More recent whole-genome sequencing of the 4 Chinese Rhinopithecus species showed that their genetic diversity was much lower than for all other reported nonhuman primates (heterozygosity 0.025–0.07% in Rhinopithecus versus 0.085–0.24% in other nonhuman primates ): R. brelichi > R. roxellana > R. bieti > R. strykeri (Zhou et al. 2014) . Zhou et al. (2014) produced a maximum likelihood phylogeny supporting a separation between the 2 northeastern species, R. roxellana and R. brelichi , and the 2 Himalayan species, R. bieti and R. strykeri ( R. avunculus was not included in the analysis). They estimated that the northeastern and Himalayan species diverged 1.60 million years ago, coinciding with the Yuanmu movement of the Tibetan plateau uplift, followed by the split of the 2 Himalayan species beginning about 0.3 million years ago, possibly associated with the cold climate of the penultimate Pleistocene glaciation (Zhou et al. 2014).

Population genetics. — Rhinopithecus bieti exhibits adequate haplotype diversity (H) and nucleotide diversity (π) in mtDNA (H: 0.948 ± SD 0.006; π: 0.036 ± SD 0.018), similar to R. roxellana (H: 0.845 ± SD 0.026; π: 0.0 34 ± SD 0.017) and both have higher diversity than R. brelichi (H: 0.457 ± SD 0.084; π: 0.014 ± SD 0.007) in which genetic diversity is low enough to be of conservation concern (Yang et al. 2012).

In molecular and mtDNA from 11 of the extant population fragments (not including the recently rediscovered Mt. Wubao group; see “Distribution”), R. bieti resolves into 2 main clades: the most southerly Fuhe–Lasha–Longma groups comprise the most genetically distinct and isolated clade, while the others comprise 4 distinct subclusters that show decreasing genetic isolation-by-distance from south to north, which reflects anthropogenic habitat barriers ( Liu et al. 2007, 2009; Li et al. 2015a). Liu et al. (2007) hypothesize that the genetic history of R. bieti includes an initial divergence between the 2 main clades 1.0–0.7 million years ago (possibly associated with the Late Cenozoic uplift of the Tibetan Plateau), secondary contact after this divergence as a result of a population expansion 0.16–0.05 million years ago, and population reduction and habitat fragmentation in the very recent past. Genetic differentiation (F ST) among the 5 subpopulations was significant, ranging from 0.1104 to 0.6597, and the migration rate between each subpopulation was low, ranging from 0.0028 to 0.0092, giving additional support to genetic isolation. Although genetic profiles of several individuals suggested potential admixture among subpopulations, Liu et al. (2009) did not find any 1st-generation migrants. There was no genetic evidence of recent population declines, and divergence time estimates ranged from 950 to 21,550 years among subpopulation pairs ( Liu et al. 2009).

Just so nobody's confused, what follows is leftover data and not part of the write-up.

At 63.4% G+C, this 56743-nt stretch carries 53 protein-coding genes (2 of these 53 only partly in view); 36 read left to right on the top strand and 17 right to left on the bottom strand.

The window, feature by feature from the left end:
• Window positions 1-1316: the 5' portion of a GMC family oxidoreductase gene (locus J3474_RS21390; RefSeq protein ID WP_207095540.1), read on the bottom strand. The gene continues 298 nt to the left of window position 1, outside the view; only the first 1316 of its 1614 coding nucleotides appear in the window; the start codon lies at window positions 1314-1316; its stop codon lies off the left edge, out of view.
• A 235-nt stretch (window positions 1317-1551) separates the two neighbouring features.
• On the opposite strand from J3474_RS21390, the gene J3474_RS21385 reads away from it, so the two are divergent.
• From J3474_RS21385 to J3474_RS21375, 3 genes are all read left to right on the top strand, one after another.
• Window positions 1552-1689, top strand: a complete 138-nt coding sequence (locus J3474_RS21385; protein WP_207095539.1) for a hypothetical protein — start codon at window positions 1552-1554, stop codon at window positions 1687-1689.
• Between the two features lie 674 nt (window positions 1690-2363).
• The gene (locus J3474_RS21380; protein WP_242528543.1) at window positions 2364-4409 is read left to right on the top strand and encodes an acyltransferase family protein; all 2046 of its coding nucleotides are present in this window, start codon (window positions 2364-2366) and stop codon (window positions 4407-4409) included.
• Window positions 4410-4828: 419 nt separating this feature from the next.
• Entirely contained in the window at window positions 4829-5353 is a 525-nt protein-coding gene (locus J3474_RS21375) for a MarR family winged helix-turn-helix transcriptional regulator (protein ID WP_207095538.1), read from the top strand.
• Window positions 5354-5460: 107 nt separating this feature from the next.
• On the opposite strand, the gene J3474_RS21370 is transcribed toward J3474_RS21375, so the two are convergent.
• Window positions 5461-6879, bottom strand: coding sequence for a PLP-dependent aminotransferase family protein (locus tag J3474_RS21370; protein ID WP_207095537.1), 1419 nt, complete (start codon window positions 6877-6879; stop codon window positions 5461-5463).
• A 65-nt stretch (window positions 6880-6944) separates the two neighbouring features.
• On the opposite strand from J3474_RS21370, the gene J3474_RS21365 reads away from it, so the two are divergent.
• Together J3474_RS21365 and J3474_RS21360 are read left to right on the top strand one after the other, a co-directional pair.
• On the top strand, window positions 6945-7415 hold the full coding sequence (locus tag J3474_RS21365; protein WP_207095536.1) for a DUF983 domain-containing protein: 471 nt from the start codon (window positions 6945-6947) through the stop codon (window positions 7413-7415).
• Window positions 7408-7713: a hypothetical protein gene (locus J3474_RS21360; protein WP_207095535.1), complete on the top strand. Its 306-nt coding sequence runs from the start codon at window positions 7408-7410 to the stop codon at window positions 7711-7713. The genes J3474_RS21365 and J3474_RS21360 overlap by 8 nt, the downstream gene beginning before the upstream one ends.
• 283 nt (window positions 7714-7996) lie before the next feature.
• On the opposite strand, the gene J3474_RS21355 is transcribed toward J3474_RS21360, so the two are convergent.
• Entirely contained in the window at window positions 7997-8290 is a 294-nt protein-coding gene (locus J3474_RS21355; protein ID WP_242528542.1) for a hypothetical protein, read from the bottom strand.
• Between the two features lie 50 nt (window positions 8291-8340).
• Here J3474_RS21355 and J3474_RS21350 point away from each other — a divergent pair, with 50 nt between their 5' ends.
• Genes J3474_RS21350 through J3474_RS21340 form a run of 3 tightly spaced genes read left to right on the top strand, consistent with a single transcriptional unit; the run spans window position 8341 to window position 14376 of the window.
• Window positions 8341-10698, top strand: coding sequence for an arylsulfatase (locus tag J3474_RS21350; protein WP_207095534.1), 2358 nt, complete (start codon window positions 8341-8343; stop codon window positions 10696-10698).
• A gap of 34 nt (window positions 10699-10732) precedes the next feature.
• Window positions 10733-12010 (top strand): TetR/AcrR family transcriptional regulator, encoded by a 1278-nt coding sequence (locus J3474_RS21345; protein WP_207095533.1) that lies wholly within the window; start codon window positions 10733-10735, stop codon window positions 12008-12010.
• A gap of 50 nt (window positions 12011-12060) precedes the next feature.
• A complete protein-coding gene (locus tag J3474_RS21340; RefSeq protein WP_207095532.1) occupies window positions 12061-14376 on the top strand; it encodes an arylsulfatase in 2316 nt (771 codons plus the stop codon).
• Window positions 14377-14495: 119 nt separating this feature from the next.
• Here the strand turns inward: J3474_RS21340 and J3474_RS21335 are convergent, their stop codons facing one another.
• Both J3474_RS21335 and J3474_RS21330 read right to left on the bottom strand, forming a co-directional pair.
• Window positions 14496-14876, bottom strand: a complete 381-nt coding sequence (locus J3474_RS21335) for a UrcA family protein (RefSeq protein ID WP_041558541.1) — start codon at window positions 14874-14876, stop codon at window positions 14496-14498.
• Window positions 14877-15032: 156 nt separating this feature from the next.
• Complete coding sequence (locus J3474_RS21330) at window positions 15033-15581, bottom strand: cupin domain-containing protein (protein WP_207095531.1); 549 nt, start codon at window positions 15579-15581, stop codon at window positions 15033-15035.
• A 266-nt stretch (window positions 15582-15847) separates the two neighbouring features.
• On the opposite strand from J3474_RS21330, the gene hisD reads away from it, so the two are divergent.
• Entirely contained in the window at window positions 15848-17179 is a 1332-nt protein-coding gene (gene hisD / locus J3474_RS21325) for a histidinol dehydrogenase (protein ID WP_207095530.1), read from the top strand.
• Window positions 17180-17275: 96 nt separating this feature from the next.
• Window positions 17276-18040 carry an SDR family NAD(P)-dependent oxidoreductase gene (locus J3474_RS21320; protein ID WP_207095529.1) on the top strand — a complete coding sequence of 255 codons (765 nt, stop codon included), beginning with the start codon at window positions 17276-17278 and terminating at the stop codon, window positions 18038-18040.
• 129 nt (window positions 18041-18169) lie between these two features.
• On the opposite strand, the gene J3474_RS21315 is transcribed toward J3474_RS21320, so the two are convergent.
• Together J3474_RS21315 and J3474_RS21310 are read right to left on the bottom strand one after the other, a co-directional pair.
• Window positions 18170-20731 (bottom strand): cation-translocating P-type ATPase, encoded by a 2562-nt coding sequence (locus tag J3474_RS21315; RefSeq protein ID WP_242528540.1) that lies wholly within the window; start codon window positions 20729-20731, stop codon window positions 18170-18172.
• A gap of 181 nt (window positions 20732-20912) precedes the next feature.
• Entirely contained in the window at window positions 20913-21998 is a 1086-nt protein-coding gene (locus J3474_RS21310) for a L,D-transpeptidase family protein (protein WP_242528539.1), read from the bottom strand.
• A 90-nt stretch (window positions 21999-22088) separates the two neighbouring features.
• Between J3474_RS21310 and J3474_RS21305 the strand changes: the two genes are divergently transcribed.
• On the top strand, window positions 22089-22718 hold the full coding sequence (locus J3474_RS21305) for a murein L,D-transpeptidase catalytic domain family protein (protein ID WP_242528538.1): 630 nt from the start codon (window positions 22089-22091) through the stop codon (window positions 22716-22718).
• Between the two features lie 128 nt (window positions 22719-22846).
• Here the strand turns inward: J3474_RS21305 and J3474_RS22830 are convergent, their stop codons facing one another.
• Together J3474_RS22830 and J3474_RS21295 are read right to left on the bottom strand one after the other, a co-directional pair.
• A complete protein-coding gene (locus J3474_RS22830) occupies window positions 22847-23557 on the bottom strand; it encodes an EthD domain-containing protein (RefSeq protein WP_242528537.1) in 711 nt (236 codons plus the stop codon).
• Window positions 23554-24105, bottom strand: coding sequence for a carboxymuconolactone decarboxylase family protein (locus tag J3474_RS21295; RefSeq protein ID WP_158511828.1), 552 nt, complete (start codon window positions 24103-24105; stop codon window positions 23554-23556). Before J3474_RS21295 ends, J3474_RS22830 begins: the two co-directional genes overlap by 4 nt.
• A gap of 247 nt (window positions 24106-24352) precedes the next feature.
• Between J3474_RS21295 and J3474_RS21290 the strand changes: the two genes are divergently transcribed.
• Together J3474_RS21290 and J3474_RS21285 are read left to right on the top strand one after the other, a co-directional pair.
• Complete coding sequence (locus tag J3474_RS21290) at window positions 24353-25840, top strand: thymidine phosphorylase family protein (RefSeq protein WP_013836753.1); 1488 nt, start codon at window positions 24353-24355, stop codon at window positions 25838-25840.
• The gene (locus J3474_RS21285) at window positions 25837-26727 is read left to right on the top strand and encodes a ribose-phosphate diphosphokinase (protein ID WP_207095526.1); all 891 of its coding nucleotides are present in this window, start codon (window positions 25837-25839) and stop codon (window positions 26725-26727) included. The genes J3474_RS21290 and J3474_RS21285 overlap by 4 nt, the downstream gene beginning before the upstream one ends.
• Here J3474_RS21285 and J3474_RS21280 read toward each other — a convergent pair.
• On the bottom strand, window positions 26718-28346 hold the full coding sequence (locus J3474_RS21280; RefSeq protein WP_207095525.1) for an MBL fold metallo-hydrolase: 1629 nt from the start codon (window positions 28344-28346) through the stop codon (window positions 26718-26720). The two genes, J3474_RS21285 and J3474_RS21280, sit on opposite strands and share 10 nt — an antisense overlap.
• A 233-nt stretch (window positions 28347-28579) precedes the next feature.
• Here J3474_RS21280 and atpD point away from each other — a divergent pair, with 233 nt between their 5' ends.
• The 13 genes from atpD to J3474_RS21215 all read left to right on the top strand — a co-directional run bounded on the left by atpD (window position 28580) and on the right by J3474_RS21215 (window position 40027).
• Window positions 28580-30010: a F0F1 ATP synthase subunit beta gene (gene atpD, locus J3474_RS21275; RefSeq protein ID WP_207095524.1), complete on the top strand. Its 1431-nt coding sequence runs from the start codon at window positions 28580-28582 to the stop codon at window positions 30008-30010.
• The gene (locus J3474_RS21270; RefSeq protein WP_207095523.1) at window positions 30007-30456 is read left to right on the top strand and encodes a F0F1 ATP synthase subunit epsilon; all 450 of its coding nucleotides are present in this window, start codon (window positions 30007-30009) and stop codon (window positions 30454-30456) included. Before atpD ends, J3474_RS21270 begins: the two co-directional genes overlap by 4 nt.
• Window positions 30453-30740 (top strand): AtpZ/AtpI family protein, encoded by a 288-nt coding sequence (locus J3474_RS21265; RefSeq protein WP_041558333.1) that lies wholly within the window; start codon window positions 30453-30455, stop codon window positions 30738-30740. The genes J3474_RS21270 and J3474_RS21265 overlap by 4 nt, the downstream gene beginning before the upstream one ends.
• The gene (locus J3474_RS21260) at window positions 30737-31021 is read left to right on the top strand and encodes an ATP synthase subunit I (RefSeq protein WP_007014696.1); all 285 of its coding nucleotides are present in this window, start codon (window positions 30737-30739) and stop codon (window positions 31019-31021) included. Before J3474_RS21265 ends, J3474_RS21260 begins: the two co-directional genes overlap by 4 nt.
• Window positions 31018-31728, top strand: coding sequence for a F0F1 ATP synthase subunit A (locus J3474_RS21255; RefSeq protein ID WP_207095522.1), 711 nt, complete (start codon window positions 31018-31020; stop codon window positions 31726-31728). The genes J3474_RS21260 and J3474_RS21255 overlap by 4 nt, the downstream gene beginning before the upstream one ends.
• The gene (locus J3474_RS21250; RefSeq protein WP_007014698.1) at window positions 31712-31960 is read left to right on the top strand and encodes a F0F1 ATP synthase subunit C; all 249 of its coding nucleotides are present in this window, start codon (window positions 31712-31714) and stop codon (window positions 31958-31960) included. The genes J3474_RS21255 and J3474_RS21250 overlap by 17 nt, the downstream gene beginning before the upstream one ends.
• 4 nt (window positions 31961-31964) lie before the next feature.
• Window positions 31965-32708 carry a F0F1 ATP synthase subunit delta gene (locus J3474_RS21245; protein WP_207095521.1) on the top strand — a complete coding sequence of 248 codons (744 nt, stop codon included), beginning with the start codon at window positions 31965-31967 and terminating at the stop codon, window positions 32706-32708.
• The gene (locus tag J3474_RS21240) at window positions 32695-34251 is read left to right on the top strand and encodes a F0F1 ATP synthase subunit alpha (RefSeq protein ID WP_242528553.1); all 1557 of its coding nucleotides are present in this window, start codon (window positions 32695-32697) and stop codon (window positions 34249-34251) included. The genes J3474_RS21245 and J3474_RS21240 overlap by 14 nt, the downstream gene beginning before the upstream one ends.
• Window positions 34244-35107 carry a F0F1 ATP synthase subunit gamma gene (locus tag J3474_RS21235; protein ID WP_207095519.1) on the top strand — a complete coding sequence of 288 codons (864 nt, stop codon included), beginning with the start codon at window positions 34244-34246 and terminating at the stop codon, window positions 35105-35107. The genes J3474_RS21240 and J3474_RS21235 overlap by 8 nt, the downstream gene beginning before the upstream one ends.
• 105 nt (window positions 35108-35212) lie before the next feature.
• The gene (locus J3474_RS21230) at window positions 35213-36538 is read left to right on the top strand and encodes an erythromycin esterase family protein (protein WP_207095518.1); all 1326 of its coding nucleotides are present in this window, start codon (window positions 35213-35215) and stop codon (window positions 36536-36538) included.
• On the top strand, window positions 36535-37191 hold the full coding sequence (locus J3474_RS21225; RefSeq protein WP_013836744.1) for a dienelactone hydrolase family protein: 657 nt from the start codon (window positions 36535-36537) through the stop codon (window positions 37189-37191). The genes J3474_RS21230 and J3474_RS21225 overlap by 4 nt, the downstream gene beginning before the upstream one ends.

The Rhinopithecus species of mainland China occurred across south, southwest, and central China, and in 2 provinces in northwest China (Gansu and Shaanxi) until about 400 years ago, but suffered dramatic range contractions because of: (1) the rapidly increasing human population, especially during the 20th century; (2) wars in the 1st one-half of the 20th century; (3) deteriorating environments and accelerated deforestation; and (4) hunting monkeys for food, medicine, and income ( Li et al. 2002).

Rhinopithecus bieti was believed extinct because no observations were reported after the original description (MilneEdwards 1897) until 1960 when 8 skins were obtained from hunters in Deqin County, Yunnan (Peng et al. 1962). The national government established 2 protected areas for R. bieti : the Hongla Xue Shan Mountain (Hongla Snow Mountain) National Nature Reserve in Tibet and Baimaxueshan (White Horse Snow Mountain) National Nature Reserve in Yunnan. Baimaxueshan Nature Reserve, established in 1983, was expanded in 2002 to encompass the Samage Forest ( Fig. 3 View Fig ). The Yunlong and Tianchi nature reserves in the south are provincial. In Tibet, at least 3 subpopulations occur within the Hongla Xue Shan National Nature Reserve, established in 1993 (Xiang et al. 2007a). These 4 nature reserves are units of the Three Parallel Rivers of Yunnan World Heritage Site as designated by the United Nations Educational, Scientific and Cultural Organization (United Nations Educational, Scientific and Cultural Organization 2003).